This Month’s Special Guest:

6 Dec

~Reverend Leroy Eenk’s ‘Beer Belly Blues’ | Illustration: Bob Gnarly~

This month’s special guest — The Reverend Leroy Eenk — adds a little bit of literary sophistication to the second printed edition of the Kitsap Smokestack Smut Rag, with a couple thousand words on the dangers of growing old and selling your soul to the devil in ‘Beer Belly Blues’ . . .

When Jack arrived home from the tavern, he discovered a small man in a blue suit had stowed away in his coat pocket.

Jack asked the traveler his name.

“Rutherford,” the tiny man replied. “But everybody calls me Smelly … Smelly Jackson.”

“I’m Jack,” said Jack.

“Sorry to hop a ride in your pocket, friend, but as you can tell, it’s hard for a fellow my size to get around these days.”

Having tended pet hamsters as a kid, Jack considered himself an expert at handling small, fragile creatures. He carefully plucked Smelly from his pocket and placed him on a couch cushion. . .

“Got a cat, Jack?” Smelly asked, sniffing the air.

“No,” Jack said.



They sat on the couch next to each other and didn’t say anything at first.

Then Smelly said, “Lookey here, Jack, I don’t want to waste your time, and you’ve been gentle handling me, so let me just tell you, I’m looking for the Thing.”

“The what?” Jack asked.

“The Thing,” Smelly repeated.

“The what?” Jack asked again.

“The Thing, man. You haven’t heard of the Thing?”

“No.” Jack said.

“Well, I’ll be,” Smelly said. “It’s not everyday.”

“You mean the comic book ‘The Thing’?”

“If you don’t already know, I probably don’t have the right to tell you.”

“You have to tell me now,” Jack said, lifting his eyebrows and holding out his hands.

So Smelly told Jack about the Thing.

“Oh yeah,” Jack said after hearing out the tiny man. “I’ve heard of that.”

“I was going to say… So you know where I can find it at?”

“No,” Jack said, shrugging. “But you can hang out if you want.”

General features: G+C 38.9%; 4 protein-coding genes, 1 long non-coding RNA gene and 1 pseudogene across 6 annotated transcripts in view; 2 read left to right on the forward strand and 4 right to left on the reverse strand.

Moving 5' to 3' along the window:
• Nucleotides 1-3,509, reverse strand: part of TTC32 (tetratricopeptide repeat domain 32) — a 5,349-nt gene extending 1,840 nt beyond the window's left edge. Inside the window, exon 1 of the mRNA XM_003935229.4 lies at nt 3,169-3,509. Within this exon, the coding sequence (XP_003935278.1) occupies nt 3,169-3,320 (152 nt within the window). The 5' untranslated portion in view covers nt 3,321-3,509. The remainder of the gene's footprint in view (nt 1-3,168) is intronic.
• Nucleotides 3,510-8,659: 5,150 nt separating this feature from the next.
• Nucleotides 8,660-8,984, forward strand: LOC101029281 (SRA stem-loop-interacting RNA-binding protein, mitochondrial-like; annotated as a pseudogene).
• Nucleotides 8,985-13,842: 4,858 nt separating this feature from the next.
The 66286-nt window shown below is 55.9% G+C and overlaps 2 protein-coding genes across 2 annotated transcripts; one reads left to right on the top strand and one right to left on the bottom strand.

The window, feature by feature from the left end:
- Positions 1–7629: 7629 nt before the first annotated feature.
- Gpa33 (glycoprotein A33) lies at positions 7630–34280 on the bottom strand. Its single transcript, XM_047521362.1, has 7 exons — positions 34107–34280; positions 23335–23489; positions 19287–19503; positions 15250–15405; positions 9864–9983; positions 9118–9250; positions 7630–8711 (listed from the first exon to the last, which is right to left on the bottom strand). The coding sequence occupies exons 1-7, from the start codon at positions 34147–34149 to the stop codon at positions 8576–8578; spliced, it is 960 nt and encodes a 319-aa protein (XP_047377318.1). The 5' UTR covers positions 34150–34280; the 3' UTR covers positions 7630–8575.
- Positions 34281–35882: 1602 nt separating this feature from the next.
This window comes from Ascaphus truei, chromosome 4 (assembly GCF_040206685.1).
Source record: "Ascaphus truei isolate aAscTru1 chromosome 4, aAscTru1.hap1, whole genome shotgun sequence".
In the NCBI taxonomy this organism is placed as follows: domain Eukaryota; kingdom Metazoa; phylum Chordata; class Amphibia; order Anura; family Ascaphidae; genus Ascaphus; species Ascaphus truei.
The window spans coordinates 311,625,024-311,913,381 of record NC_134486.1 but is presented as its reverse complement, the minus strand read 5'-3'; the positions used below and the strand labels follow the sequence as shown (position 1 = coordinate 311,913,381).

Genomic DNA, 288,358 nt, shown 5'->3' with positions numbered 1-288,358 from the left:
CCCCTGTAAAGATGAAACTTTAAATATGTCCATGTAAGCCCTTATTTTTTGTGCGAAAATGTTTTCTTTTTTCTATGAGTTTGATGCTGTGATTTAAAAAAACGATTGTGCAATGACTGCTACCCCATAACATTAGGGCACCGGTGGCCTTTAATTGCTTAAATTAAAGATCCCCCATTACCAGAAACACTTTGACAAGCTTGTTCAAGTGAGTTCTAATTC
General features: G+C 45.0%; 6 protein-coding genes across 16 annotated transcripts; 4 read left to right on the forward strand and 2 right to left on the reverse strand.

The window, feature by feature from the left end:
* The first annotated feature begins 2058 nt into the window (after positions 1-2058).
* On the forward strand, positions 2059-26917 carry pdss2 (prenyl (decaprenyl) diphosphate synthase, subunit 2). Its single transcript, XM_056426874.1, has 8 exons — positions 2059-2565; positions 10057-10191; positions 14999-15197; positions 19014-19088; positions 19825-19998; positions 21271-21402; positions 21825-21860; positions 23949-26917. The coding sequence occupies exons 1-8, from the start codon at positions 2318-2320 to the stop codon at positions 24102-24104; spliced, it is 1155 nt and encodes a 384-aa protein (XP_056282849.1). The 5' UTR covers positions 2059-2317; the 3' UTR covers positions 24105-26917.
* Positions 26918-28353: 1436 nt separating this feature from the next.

Jack offered Smelly a drink. Both of them were already drunk. Throughout the night, Jack kept repeating, “That’s so cool that you’re pocket-hopping, man.”

Smelly was 87, but he didn’t look it, mostly because he was so small. He had a scratchy voice and was a famous bluesman from the greater Shreveport area some 70 years earlier. Within minutes the two musicians realized all they had in common and stayed up, talking and drinking all night. Smelly talked mostly.

The next morning, Jill woke up to start her day and found Jack sitting on the couch. She asked why he hadn’t gone to bed. He lied and said he got wrapped up in writing songs. He hated lying to her, but Jack didn’t want to introduce Smelly until he could prove he wasn’t a hallucination.

Jack was 30 years old and felt like he always had a hangover — an especially obnoxious one the morning after he met Smelly. He held down a job as a shipping clerk and didn’t plan on being a rich and famous rock star anymore, so every morning he pulled himself out of bed when the alarm rang and struggled to button his jeans.

Jack’s mom rousted him Sunday mornings, that’s how he learned to fight through the a.m. pain. At age 15 he started playing clubs on Saturday nights, every Saturday night. Jack and his underage friends hid in toilet stalls, drinking Schmidt beer until they went on stage. He slept in his clothes, reeking of beer puke and cigarettes.

“C’mon, John,” his mom would say from the doorway, in her Downstate accent. “It’s the Lord’s Day.”

If she ever noticed the smell, she never said a thing.

Jack had a big brother named Paul. And because of his big brother, Jack started smoking weed and listening to Led Zeppelin, and everything changed at age 10. He was going to be a rock star, everybody agreed, and guilt dragged his headache to church to pray for big brothers everywhere.

He played almost every venue in the city, toured the states once or twice, toured the Northwest numerous times, opened for some big names. All when he was a kid, when he worked a job simply to smoke weed every day.

He married Jill a few years ago, his high school sweetheart. They’d known each other ever since they could remember, from around the same time Jack had started playing guitar.

On the drive to work he caught a whiff of the alcohol venting from his pores and threw up.

This was a morning like all the others, only Smelly tagged along to keep him company. And that made it a good day.

Jack couldn’t hide the conversation he was having with his pocket friend for long — he was still drunk. His coworkers noticed right away, exchanging glances with tacit implications of… “It’s happening.”

They kept their distance and stopped asking why he wouldn’t take off his coat. Jack spent his lunch hour walking in the park, in the rain.

The rest of the day flew by with Smelly chatting up a storm.

“Did I already tell you about the time in ‘47 when Blind Gimpy Garrison and me shared a box car with Jesus Christ Himself?” Smelly gabbed from Jack’s coat pocket. “Now there’s a story I’ve told too many times.”

“No, Smelly,” Jack glanced down the long shipping desk, pretending to read an invoice.